Here it is – the final installment of my blog series about Yosemite’s glaciers. Thank you for following and I hope you enjoyed the series! If you’d like to read the first three posts to this story, click here.
Mt. Lyell and Lyell Glacier, from a USGS photo point, Lyell Canyon
October Glacier Trip
The first weekend in October found me again, hiking the long trail from Tuolumne Meadows through the beautiful Lyell Canyon. My destination – The fourth and final encounter of this year, with Yosemite’s remaining glaciers. I decided to hike ahead of the survey team for this trip; partly to experience the hike solo, but also to have additional time to photograph places along the trail I had been wanting to connect with—and had spotted on previous trips. It was a beautiful day! I stopped several times for photographic opportunities. Below, I think, exemplifies early fall in Yosemite’s high country.
Old logs, Lyell Canyon looking north
Lyell Glacier and Peak, Lyell fork of the Tuolumne River, Lyell Canyon
I met up with the team later in the afternoon and we headed for our previous campsite during the September survey. Volunteering for this trip was Greg Stock’s wife Sarah Stock, Brian Whitehead, Matt Holly, Jessica Thompson, Jen Jackson, and Dustin Garrison. Arriving to camp before dinner gave us plenty of time to set up camp, eat, and watch one of the Sierra’s finest light shows!
Firey Sunset above the Kuna Crest, Yosemite high country
This trip was simply to get one more velocity measurement from the stakes in both glaciers, then take the stakes out and complete the four-year study. We headed for the Maclure glacier first. Freezing night temperatures helped keep the stakes in place, which made for easy measuring and removal (except for two stakes frozen in the ice). Again, the weather was very good, so working during the day was a pleasure and sleeping at night was very restful.
For this trip, I could only work until noon on the first day. This was because I had also been monitoring the development of the fall leaf color progress on the eastside and thought it might peak during this same weekend; thus, the plan was that I would leave the glacier trip a day early. Greg and I connected after the weekend and he informed me that measurements on the Lyell Glacier were equally easy as on the Maclure.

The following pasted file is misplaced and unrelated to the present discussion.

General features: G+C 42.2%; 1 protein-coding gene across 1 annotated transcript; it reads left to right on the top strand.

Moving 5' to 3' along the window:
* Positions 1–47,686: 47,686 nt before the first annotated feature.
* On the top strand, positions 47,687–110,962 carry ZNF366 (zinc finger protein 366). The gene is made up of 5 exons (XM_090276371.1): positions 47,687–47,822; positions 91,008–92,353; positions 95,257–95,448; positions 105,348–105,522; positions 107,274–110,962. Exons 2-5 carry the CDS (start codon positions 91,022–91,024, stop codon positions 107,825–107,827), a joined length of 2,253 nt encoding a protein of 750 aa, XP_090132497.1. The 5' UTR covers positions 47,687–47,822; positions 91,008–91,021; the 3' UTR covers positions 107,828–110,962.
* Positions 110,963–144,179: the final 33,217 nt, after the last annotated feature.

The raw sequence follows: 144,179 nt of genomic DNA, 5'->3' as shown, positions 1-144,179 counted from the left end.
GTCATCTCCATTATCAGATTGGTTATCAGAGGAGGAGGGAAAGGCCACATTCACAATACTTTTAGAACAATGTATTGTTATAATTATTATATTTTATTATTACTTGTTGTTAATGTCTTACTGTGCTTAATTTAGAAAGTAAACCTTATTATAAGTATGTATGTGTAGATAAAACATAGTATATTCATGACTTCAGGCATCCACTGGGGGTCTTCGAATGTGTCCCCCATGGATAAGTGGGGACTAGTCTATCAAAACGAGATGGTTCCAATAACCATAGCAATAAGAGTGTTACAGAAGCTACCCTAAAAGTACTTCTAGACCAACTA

If you read my previous blog, you will remember that I have initial findings from the survey that Greg Stock said would be appropriate for me to share and publish here. Here they are! First – the good news. A recent correspondence with Greg revealed current velocity measurements of the Maclure Glacier: “The Maclure Glacier moves about 22 feet per year, with somewhat faster motion in the summer than in the winter. Our August-October measurements were indeed very similar to Muir’s, with about one inch per day of movement.” Greg added that he and geologist Bob Anderson (the other part of the study team on the survey) are puzzled by the movement because the glacier is 60% smaller than the 1872 Muir study “with about 120 feet of vertical ice loss”. The glacier is still moving and during our July trip, a few of us heard and felt the glacier’s bass-like creaking and popping sounds that seemed to indicate that movement was occurring underneath our feet – somewhat unsettling sounds when on the glacier!
By contrast, the data collected from the Lyell Glacier tells a very different story. From July – October, Greg’s velocity measurements showed that the Lyell had no movement…at all! Even with the Lyell’s larger surface area, making it visually the largest glacier in the park (and one of the largest in the Sierra), the data suggests dramatic change. I’ll remind you once again that in order for a glacier to be called such, it needs movement. It must have enough mass to keep that movement going and continued formation of ice to maintain the previous two. The recent survey’s numbers were also gathered during a season in which a Sierra glaciers’ movement would be the greatest – during the summer months (as Greg stated above).